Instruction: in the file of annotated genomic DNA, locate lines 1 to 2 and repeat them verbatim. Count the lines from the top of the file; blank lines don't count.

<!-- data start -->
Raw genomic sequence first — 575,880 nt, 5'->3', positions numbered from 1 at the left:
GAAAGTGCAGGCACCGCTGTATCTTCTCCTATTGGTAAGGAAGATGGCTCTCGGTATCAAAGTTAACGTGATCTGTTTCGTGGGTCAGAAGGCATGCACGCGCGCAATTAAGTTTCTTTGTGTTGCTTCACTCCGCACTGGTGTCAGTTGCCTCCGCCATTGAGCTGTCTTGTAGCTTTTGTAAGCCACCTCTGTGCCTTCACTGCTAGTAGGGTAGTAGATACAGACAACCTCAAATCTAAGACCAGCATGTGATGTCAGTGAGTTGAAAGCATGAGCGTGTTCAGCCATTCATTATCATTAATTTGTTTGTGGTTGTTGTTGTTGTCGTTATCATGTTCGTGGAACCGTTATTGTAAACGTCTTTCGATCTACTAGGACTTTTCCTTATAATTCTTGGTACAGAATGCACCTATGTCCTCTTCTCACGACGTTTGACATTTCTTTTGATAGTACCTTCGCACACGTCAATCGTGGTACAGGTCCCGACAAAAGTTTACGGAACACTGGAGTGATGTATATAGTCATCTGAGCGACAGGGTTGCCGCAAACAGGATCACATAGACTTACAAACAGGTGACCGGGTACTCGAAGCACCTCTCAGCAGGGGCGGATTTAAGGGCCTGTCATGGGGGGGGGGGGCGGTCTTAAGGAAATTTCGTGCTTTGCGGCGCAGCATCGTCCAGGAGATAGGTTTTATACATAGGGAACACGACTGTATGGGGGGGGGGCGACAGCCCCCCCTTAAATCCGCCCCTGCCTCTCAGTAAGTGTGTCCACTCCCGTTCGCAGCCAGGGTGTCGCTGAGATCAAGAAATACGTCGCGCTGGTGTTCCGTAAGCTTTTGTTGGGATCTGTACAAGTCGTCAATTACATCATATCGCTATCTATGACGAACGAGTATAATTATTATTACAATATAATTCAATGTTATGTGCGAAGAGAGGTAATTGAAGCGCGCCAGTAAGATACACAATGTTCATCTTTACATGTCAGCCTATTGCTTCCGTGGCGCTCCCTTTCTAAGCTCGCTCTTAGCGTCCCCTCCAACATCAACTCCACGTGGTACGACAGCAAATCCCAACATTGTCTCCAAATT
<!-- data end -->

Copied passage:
Raw genomic sequence first — 575,880 nt, 5'->3', positions numbered from 1 at the left:
GAAAGTGCAGGCACCGCTGTATCTTCTCCTATTGGTAAGGAAGATGGCTCTCGGTATCAAAGTTAACGTGATCTGTTTCGTGGGTCAGAAGGCATGCACGCGCGCAATTAAGTTTCTTTGTGTTGCTTCACTCCGCACTGGTGTCAGTTGCCTCCGCCATTGAGCTGTCTTGTAGCTTTTGTAAGCCACCTCTGTGCCTTCACTGCTAGTAGGGTAGTAGATACAGACAACCTCAAATCTAAGACCAGCATGTGATGTCAGTGAGTTGAAAGCATGAGCGTGTTCAGCCATTCATTATCATTAATTTGTTTGTGGTTGTTGTTGTTGTCGTTATCATGTTCGTGGAACCGTTATTGTAAACGTCTTTCGATCTACTAGGACTTTTCCTTATAATTCTTGGTACAGAATGCACCTATGTCCTCTTCTCACGACGTTTGACATTTCTTTTGATAGTACCTTCGCACACGTCAATCGTGGTACAGGTCCCGACAAAAGTTTACGGAACACTGGAGTGATGTATATAGTCATCTGAGCGACAGGGTTGCCGCAAACAGGATCACATAGACTTACAAACAGGTGACCGGGTACTCGAAGCACCTCTCAGCAGGGGCGGATTTAAGGGCCTGTCATGGGGGGGGGGGGCGGTCTTAAGGAAATTTCGTGCTTTGCGGCGCAGCATCGTCCAGGAGATAGGTTTTATACATAGGGAACACGACTGTATGGGGGGGGGGCGACAGCCCCCCCTTAAATCCGCCCCTGCCTCTCAGTAAGTGTGTCCACTCCCGTTCGCAGCCAGGGTGTCGCTGAGATCAAGAAATACGTCGCGCTGGTGTTCCGTAAGCTTTTGTTGGGATCTGTACAAGTCGTCAATTACATCATATCGCTATCTATGACGAACGAGTATAATTATTATTACAATATAATTCAATGTTATGTGCGAAGAGAGGTAATTGAAGCGCGCCAGTAAGATACACAATGTTCATCTTTACATGTCAGCCTATTGCTTCCGTGGCGCTCCCTTTCTAAGCTCGCTCTTAGCGTCCCCTCCAACATCAACTCCACGTGGTACGACAGCAAATCCCAACATTGTCTCCAAATT